Most Common Writing Mistakes: Is Nothin’ Happening in Your Scene?

Most Common Writing Mistakes: Is Nothin’ Happening in Your Scene?

What happens next? is the question we all want to inspire (in breathless tones) from our readers. But in order for something to happen next, something has to happen to begin with. At first glance, that one’s a no-brainer, but it’s actually ridiculously easy to write scene after scene in which one big fat stinking hunk of nothin’ happens. In fact, it’s possible to write an entire novel in which nothing happens—although significantly less possible to get said novel published.

Let’s take a look-see at some of the signs your scene may be more of the nothin’ sort than the happenin’ sort.

1. The Daily Routine Scene

Occasionally, detailed descriptions of a character’s daily routine can be both interesting and edifying, but, too often, this is just a stalling technique on the part of an author who is still getting to know the character himself and/or doesn’t yet know what’s supposed to happen next.

2. The Backstory Scene

Backstory is a crucial part of any novel, but it has to be wielded skillfully so it shares information only when and as it becomes necessary. A scene of backstory, explaining your character’s job history as he arrives at his current workplace, is probably not only unnecessary, but also a sign that not much is hopping at the current workplace.

3. The Chitchat Scene

Dialogue is often one of the most energetic, conflict-heavy, plot-progressing elements of any story, but it

A new book by James E Woods

only works if it actually progresses the plot. Two characters sitting around passing the time of day and exchanging those niceties are that are boring enough in real life, never mind fiction, should inspire a magnetic pull between the author’s forefinger and the delete button.

4. The Too-Much Description Scene

Description is a good thing—a very, very good thing—since the author’s description of his characters and settings are the only medium through which readers can view and interpret the story. But too much of a good thing is still too much. A scene that focuses primarily on description is a scene in which you can almost guarantee not much is happening.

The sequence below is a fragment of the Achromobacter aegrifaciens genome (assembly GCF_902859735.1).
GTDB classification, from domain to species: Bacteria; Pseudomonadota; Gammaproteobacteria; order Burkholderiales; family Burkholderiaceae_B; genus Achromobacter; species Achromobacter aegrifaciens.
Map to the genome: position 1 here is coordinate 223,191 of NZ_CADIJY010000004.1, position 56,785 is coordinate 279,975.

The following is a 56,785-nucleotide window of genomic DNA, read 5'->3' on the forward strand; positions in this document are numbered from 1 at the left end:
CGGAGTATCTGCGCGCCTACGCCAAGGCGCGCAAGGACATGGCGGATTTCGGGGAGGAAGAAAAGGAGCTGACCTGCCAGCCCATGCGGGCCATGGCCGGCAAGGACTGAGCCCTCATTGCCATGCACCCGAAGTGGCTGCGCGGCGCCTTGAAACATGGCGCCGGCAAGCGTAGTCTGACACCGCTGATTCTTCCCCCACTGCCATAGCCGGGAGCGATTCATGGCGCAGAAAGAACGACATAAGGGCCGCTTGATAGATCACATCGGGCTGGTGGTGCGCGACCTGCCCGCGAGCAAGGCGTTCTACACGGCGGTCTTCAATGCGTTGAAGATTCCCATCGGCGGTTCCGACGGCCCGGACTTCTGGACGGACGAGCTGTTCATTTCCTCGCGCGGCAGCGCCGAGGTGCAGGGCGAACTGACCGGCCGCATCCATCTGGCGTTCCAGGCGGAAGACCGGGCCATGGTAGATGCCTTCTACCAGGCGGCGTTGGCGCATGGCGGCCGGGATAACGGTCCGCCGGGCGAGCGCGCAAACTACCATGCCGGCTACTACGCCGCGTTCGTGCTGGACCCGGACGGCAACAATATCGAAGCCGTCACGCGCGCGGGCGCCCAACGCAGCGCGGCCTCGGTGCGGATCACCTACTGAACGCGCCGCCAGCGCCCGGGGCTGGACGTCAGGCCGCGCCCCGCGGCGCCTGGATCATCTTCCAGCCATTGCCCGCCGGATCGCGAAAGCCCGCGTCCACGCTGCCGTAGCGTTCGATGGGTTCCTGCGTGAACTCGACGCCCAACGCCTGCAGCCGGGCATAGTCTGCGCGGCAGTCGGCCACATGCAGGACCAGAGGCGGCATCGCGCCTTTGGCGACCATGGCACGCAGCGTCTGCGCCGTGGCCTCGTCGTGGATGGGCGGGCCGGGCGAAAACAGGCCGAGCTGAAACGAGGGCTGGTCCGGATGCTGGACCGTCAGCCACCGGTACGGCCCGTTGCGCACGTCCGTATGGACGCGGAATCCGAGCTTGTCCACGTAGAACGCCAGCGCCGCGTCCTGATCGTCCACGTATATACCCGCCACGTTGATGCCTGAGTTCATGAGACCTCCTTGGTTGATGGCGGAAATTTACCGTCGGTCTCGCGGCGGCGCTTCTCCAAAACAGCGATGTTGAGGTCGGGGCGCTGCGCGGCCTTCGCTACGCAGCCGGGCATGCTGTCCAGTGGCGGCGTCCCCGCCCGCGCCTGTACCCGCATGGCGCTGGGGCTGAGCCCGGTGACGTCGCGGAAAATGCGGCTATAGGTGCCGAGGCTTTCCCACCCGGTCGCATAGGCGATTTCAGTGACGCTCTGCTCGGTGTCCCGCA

5. The Pointless Monologue Scene

The character’s extended thoughts, told via narrative, must always have a point, must always drive the plot forward. If all your character is doing is musing about the fact that she really should replace her chipped nail polish or that his latest customer is the 113th person in a row to order a chai latte—it’s probably a sign that not much is happening in this scene.

6. The Been-There-Done-That Scene

Repetitive scenes are easy traps to fall into, especially since authors often forget what they’ve already written and what they haven’t. But once you’ve established your character’s modus operandi as a safe-cracker, you don’t need to go over it again, in detail, in a subsequent scene.

7. The “Just Killing Time” Scene

“Sequel” scenes, in which characters take a breather from the nonstop action, are a vital part of pacing. But it’s just as vital that these scenes move the plot forward. Don’t let your characters sit around rehashing their tough day or staring at the cracks in the ceiling. Make sure their actions and dialogue continue to move the plot forward.
If you can keep something happening in all your scenes, you’re sure to keep readers glued to every single page!

Because Your Story Needs Be Told

Leave a Reply

Fill in your details below or click an icon to log in: Logo

You are commenting using your account. Log Out /  Change )

Google photo

You are commenting using your Google account. Log Out /  Change )

Twitter picture

You are commenting using your Twitter account. Log Out /  Change )

Facebook photo

You are commenting using your Facebook account. Log Out /  Change )

Connecting to %s